|Diagram, electron micrograph, and genome of coronavirus types.|
|Subfamilies and genera|
Coronaviridae is a family of enveloped, positive-strand RNA viruses which infect amphibians, birds, and mammals. The group includes the subfamilies Letovirinae and Orthocoronavirinae; the members of the latter are known as coronaviruses.
The viral genome is 26–32 kilobases in length. The particles are typically decorated with large (~20 nm), club- or petal-shaped surface projections (the "peplomers" or "spikes"), which in electron micrographs of spherical particles create an image reminiscent of the solar corona.
The 5' and 3' ends of the genome have a cap and poly(A) tract, respectively. The viral envelope, obtained by budding through membranes of the endoplasmic reticulum (ER) or Golgi apparatus, invariably contains two virus-specified glycoprotein species, known as the spike (S) and membrane (M) proteins. The spike protein makes up the large surface projections (sometimes known as peplomers), while the membrane protein is a triple-spanning transmembrane protein. Toroviruses and a select subset of coronaviruses (in particular the members of subgroup A in the genus Betacoronavirus) possess, in addition to the peplomers composed of S, a second type of surface projections composed of the hemagglutinin-esterase protein. Another important structural protein is the phosphoprotein nucleocapsid protein (N), which is responsible for the helical symmetry of the nucleocapsid that encloses the genomic RNA. The fourth and smallest viral structural protein is known as the envelope protein (E), thought to be involved in viral budding.
Genetic recombination can occur when at least two viral genomes are present in the same infected host cell. RNA recombination appears to be a major driving force in coronavirus evolution. Recombination can determine genetic variability within a CoV species, the capability of a CoV species to jump from one host to another and, infrequently, the emergence of a novel CoV. The exact mechanism of recombination in CoVs is not known, but likely involves template switching during genome replication.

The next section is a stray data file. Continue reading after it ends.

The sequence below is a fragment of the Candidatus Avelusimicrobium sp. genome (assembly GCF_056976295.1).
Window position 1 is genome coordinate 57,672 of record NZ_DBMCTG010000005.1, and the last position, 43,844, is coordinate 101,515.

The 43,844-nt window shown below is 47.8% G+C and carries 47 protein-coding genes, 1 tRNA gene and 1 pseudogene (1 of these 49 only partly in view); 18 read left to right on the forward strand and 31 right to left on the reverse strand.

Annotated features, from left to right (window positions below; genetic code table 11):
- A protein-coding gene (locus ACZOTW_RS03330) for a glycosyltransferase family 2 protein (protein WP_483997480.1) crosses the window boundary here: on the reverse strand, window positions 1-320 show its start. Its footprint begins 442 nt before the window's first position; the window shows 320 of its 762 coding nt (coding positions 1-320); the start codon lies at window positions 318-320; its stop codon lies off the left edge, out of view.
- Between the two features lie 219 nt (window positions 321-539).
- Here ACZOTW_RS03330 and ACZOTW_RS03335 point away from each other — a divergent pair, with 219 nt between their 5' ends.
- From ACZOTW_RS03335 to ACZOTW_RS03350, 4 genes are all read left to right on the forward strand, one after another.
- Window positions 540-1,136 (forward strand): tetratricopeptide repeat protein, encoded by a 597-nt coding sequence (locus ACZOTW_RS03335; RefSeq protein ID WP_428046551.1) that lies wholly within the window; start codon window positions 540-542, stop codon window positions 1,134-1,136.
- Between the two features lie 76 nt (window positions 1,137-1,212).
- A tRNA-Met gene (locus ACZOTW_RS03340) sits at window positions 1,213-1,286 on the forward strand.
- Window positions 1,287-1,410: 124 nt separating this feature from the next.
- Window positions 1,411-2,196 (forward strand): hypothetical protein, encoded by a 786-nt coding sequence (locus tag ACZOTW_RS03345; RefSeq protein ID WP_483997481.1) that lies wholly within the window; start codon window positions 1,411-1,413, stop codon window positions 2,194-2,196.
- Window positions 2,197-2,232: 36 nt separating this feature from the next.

Coronavirus is the common name for Coronaviridae and Orthocoronavirinae, also called Coronavirinae. Coronaviruses cause diseases in mammals and birds. In humans, the viruses cause respiratory infections. Four human coronaviruses cause typically minor symptoms of a common cold, while three are known to cause more serious illness and can be lethal: SARS-CoV-1, which causes SARS; MERS-CoV, which causes MERS; and SARS-CoV-2, which causes COVID-19. Symptoms vary in other species: in chickens, they cause an upper respiratory disease, while in cows and pigs coronaviruses cause diarrhea. Other than for SARS-CoV-2, there are no vaccines or antiviral drugs to prevent or treat human coronavirus infections. They are enveloped viruses with a positive-sense single-stranded RNA genome and a nucleocapsid of helical symmetry. The genome size of coronaviruses ranges from approximately 26 to 32 kilobases, among the largest for an RNA virus (second only to a 41-kb nidovirus recently discovered in planaria).
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